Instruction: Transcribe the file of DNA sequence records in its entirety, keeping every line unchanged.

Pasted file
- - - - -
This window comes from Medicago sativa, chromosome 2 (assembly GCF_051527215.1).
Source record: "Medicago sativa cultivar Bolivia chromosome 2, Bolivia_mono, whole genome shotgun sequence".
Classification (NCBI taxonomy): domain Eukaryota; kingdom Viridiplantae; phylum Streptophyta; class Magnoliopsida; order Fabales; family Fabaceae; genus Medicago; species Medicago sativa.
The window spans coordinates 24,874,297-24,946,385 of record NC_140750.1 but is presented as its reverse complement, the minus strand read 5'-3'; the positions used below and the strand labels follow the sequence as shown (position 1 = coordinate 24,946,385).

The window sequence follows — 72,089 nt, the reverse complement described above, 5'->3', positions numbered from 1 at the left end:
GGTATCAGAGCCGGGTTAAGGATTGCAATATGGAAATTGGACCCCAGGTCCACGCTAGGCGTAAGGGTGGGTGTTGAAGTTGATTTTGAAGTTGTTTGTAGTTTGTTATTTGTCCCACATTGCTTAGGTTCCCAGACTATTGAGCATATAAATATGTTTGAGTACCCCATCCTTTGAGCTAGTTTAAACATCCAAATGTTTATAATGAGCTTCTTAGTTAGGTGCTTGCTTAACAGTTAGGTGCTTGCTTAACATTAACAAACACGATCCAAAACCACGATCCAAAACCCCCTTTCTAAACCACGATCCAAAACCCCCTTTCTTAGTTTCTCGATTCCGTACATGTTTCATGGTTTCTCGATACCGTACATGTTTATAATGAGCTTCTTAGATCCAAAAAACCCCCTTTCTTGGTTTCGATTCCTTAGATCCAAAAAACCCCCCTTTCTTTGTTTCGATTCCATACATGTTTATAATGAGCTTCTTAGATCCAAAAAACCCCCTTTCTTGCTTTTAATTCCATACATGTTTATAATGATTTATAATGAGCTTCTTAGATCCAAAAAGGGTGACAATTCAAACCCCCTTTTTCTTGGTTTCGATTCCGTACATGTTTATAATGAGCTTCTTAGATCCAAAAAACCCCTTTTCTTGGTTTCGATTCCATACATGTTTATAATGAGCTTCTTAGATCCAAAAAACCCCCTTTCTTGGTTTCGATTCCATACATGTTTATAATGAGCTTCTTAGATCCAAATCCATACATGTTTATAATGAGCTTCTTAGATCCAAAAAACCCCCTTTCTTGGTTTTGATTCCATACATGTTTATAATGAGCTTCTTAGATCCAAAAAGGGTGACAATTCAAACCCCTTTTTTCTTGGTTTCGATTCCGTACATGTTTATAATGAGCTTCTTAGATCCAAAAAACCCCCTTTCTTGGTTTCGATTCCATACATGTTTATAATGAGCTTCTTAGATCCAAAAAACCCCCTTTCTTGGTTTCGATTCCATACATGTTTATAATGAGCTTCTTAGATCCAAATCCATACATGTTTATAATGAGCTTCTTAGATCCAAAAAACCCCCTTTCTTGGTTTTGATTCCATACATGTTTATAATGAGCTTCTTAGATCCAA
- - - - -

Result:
This window comes from Medicago sativa, chromosome 2 (assembly GCF_051527215.1).
Source record: "Medicago sativa cultivar Bolivia chromosome 2, Bolivia_mono, whole genome shotgun sequence".
Classification (NCBI taxonomy): domain Eukaryota; kingdom Viridiplantae; phylum Streptophyta; class Magnoliopsida; order Fabales; family Fabaceae; genus Medicago; species Medicago sativa.
The window spans coordinates 24,874,297-24,946,385 of record NC_140750.1 but is presented as its reverse complement, the minus strand read 5'-3'; the positions used below and the strand labels follow the sequence as shown (position 1 = coordinate 24,946,385).

The window sequence follows — 72,089 nt, the reverse complement described above, 5'->3', positions numbered from 1 at the left end:
GGTATCAGAGCCGGGTTAAGGATTGCAATATGGAAATTGGACCCCAGGTCCACGCTAGGCGTAAGGGTGGGTGTTGAAGTTGATTTTGAAGTTGTTTGTAGTTTGTTATTTGTCCCACATTGCTTAGGTTCCCAGACTATTGAGCATATAAATATGTTTGAGTACCCCATCCTTTGAGCTAGTTTAAACATCCAAATGTTTATAATGAGCTTCTTAGTTAGGTGCTTGCTTAACAGTTAGGTGCTTGCTTAACATTAACAAACACGATCCAAAACCACGATCCAAAACCCCCTTTCTAAACCACGATCCAAAACCCCCTTTCTTAGTTTCTCGATTCCGTACATGTTTCATGGTTTCTCGATACCGTACATGTTTATAATGAGCTTCTTAGATCCAAAAAACCCCCTTTCTTGGTTTCGATTCCTTAGATCCAAAAAACCCCCCTTTCTTTGTTTCGATTCCATACATGTTTATAATGAGCTTCTTAGATCCAAAAAACCCCCTTTCTTGCTTTTAATTCCATACATGTTTATAATGATTTATAATGAGCTTCTTAGATCCAAAAAGGGTGACAATTCAAACCCCCTTTTTCTTGGTTTCGATTCCGTACATGTTTATAATGAGCTTCTTAGATCCAAAAAACCCCTTTTCTTGGTTTCGATTCCATACATGTTTATAATGAGCTTCTTAGATCCAAAAAACCCCCTTTCTTGGTTTCGATTCCATACATGTTTATAATGAGCTTCTTAGATCCAAATCCATACATGTTTATAATGAGCTTCTTAGATCCAAAAAACCCCCTTTCTTGGTTTTGATTCCATACATGTTTATAATGAGCTTCTTAGATCCAAAAAGGGTGACAATTCAAACCCCTTTTTTCTTGGTTTCGATTCCGTACATGTTTATAATGAGCTTCTTAGATCCAAAAAACCCCCTTTCTTGGTTTCGATTCCATACATGTTTATAATGAGCTTCTTAGATCCAAAAAACCCCCTTTCTTGGTTTCGATTCCATACATGTTTATAATGAGCTTCTTAGATCCAAATCCATACATGTTTATAATGAGCTTCTTAGATCCAAAAAACCCCCTTTCTTGGTTTTGATTCCATACATGTTTATAATGAGCTTCTTAGATCCAA